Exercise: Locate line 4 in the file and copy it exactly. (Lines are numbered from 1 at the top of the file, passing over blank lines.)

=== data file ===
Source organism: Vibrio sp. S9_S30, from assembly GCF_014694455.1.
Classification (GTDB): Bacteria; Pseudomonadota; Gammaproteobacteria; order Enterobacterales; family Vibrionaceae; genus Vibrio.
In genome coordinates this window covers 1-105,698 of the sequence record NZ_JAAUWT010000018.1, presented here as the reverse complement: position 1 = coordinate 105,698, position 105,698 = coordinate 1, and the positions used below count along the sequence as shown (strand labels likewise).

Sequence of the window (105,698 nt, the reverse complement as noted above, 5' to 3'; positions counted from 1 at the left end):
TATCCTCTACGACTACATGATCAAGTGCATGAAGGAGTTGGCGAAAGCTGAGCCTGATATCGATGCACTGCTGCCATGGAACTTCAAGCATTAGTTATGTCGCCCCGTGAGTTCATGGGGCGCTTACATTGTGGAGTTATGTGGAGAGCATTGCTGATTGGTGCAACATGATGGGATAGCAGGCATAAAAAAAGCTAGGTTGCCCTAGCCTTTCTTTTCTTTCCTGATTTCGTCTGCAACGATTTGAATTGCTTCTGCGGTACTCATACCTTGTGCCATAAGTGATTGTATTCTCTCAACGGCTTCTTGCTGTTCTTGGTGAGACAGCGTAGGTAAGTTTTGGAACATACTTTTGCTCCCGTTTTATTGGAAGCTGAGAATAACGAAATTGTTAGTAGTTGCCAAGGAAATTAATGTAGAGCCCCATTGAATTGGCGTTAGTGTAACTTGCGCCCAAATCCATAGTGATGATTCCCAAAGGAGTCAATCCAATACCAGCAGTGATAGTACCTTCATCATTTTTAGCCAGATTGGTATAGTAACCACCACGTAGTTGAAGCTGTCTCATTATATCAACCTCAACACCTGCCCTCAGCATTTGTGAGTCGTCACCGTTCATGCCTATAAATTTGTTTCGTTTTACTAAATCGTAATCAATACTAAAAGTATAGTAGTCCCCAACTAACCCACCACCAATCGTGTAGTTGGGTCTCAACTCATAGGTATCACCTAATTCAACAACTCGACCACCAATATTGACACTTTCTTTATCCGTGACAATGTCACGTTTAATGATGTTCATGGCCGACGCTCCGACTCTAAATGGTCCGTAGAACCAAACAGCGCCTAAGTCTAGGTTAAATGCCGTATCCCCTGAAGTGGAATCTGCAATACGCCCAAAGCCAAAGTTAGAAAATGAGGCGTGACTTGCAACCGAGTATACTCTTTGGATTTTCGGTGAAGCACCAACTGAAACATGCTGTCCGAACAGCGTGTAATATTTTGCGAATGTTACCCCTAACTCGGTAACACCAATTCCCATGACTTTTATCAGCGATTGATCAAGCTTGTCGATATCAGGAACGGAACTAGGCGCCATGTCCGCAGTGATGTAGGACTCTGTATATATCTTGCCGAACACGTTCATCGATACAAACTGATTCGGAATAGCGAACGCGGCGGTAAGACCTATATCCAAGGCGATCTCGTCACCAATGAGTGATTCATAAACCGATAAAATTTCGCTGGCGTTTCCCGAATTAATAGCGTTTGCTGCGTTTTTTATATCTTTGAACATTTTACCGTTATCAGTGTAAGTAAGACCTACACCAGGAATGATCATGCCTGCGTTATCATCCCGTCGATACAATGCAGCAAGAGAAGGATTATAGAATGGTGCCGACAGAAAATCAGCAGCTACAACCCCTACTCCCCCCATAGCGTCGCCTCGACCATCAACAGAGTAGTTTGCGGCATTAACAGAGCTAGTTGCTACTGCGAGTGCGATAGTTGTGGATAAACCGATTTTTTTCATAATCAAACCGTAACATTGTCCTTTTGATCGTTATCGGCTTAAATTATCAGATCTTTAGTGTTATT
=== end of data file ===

Sequence of the window (105,698 nt, the reverse complement as noted above, 5' to 3'; positions counted from 1 at the left end):